Ph.D. Proposal Presentation by
Peter T. Nagy
Wednesday, February 2, 2005
(Dr. Paul G. Neitzel, Chair)
"Investigation of Nonwetting System Failure and System Integration"
discovery of permanent suppression of coalescence and wetting has led researchers to investigate underlying mechanisms. Past studies concluded that a relative surface motion, introduced by the manipulation of surface tension force or by the translation of a droplet on another surface, drags the surrounding gas into the space between the surfaces in question. This flow of gas creates a thin film between the interfaces that acts a lubricant and inhibits the surfaces from coming into a contact. Surprisingly, these droplets defy their normal tendency to coalesce or wet permanently if proper conditions exist in providing the relative motion that supplies the film of gas. In addition, the noncoalescing and nonwetting droplets are able to withstand a compressive load.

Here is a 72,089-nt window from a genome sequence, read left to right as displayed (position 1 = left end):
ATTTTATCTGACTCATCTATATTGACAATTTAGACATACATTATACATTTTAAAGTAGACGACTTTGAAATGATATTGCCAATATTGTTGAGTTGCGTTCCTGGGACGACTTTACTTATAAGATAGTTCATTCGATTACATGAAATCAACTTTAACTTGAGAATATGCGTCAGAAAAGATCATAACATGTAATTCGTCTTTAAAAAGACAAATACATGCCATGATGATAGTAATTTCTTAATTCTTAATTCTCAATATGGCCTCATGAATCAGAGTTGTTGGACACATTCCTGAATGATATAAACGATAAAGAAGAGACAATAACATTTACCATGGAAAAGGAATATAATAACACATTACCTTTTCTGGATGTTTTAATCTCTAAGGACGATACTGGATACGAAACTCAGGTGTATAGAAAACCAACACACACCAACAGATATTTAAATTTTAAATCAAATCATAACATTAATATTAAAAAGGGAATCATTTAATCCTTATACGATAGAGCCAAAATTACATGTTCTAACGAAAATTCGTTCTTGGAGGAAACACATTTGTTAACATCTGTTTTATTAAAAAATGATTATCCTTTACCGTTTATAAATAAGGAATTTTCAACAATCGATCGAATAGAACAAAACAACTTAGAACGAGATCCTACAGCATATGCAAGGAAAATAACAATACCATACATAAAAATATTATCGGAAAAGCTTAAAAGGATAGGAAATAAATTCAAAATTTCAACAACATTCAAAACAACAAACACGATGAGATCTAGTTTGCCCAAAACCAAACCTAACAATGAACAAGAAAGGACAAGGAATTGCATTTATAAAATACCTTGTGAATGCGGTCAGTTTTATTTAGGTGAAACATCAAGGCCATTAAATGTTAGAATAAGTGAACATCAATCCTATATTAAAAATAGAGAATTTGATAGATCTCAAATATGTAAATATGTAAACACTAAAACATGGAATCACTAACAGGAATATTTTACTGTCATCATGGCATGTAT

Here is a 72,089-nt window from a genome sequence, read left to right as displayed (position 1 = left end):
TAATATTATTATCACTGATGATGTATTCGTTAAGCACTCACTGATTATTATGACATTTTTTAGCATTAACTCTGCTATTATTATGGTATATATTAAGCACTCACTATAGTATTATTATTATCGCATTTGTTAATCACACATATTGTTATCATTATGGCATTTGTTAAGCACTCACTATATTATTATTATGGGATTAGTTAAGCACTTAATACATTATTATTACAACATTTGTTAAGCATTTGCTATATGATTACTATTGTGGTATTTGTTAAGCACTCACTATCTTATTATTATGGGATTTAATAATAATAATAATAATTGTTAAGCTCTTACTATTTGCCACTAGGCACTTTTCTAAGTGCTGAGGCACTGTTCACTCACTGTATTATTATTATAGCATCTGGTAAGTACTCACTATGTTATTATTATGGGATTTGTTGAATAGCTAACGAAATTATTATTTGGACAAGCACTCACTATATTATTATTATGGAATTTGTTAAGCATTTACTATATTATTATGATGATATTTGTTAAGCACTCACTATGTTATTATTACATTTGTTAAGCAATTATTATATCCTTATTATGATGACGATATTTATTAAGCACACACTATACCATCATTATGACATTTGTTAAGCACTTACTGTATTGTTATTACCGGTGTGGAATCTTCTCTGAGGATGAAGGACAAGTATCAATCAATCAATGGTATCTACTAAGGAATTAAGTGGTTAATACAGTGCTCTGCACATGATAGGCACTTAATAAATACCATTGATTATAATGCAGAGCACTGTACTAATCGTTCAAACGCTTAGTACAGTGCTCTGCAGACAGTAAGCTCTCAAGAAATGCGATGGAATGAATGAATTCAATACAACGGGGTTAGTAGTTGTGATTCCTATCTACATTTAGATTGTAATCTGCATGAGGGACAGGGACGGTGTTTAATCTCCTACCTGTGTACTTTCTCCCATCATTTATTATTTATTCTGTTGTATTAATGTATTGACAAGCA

Numerous engineering applications have been proposed to exploit the load-carrying and “non-contact” nature of noncoalescing and nonwetting systems. However, these droplets will fail by coalescing and wetting if proper conditions are not satisfied, e.g., if a large load is imposed or if external excitations are introduced. These failures must be well understood if engineers are to design a reliable system and operate it properly. The proposed research will investigate nonwetting system failures associated with an application of high static-loading and dynamic excitation. These studies will map out a reliable range of system operation that can be used to optimize system design. In addition, the nonwetting phenomenon will be exploited to levitate a drop for a microfluidic delivery system, which might one day be used in a “lab-on-a-chip” application.